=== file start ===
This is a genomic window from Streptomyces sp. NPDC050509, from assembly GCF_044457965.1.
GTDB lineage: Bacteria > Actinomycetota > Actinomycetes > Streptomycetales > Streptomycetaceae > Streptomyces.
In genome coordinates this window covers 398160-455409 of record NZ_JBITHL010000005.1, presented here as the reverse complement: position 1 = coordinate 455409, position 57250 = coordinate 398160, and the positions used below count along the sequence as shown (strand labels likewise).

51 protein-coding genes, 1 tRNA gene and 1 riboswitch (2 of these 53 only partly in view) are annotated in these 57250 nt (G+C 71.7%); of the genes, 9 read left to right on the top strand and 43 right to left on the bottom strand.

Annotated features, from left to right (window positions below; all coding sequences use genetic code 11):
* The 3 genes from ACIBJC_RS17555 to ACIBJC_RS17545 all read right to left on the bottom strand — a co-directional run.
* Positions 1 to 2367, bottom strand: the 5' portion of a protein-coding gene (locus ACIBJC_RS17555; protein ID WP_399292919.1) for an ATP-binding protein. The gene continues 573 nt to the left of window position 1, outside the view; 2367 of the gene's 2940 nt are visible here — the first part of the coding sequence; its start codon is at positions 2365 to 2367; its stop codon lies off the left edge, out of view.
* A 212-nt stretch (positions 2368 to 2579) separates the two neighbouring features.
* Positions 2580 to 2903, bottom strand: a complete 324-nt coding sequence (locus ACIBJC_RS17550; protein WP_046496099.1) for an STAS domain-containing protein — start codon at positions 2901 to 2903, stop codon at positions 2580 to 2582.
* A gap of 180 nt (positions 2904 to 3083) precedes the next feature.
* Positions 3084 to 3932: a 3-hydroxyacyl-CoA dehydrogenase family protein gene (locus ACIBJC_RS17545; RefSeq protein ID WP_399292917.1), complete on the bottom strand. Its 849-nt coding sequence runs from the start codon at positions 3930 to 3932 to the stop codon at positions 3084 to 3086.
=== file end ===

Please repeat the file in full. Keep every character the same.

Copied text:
This is a genomic window from Streptomyces sp. NPDC050509, from assembly GCF_044457965.1.
GTDB lineage: Bacteria > Actinomycetota > Actinomycetes > Streptomycetales > Streptomycetaceae > Streptomyces.
In genome coordinates this window covers 398160-455409 of record NZ_JBITHL010000005.1, presented here as the reverse complement: position 1 = coordinate 455409, position 57250 = coordinate 398160, and the positions used below count along the sequence as shown (strand labels likewise).

51 protein-coding genes, 1 tRNA gene and 1 riboswitch (2 of these 53 only partly in view) are annotated in these 57250 nt (G+C 71.7%); of the genes, 9 read left to right on the top strand and 43 right to left on the bottom strand.

Annotated features, from left to right (window positions below; all coding sequences use genetic code 11):
* The 3 genes from ACIBJC_RS17555 to ACIBJC_RS17545 all read right to left on the bottom strand — a co-directional run.
* Positions 1 to 2367, bottom strand: the 5' portion of a protein-coding gene (locus ACIBJC_RS17555; protein ID WP_399292919.1) for an ATP-binding protein. The gene continues 573 nt to the left of window position 1, outside the view; 2367 of the gene's 2940 nt are visible here — the first part of the coding sequence; its start codon is at positions 2365 to 2367; its stop codon lies off the left edge, out of view.
* A 212-nt stretch (positions 2368 to 2579) separates the two neighbouring features.
* Positions 2580 to 2903, bottom strand: a complete 324-nt coding sequence (locus ACIBJC_RS17550; protein WP_046496099.1) for an STAS domain-containing protein — start codon at positions 2901 to 2903, stop codon at positions 2580 to 2582.
* A gap of 180 nt (positions 2904 to 3083) precedes the next feature.
* Positions 3084 to 3932: a 3-hydroxyacyl-CoA dehydrogenase family protein gene (locus ACIBJC_RS17545; RefSeq protein ID WP_399292917.1), complete on the bottom strand. Its 849-nt coding sequence runs from the start codon at positions 3930 to 3932 to the stop codon at positions 3084 to 3086.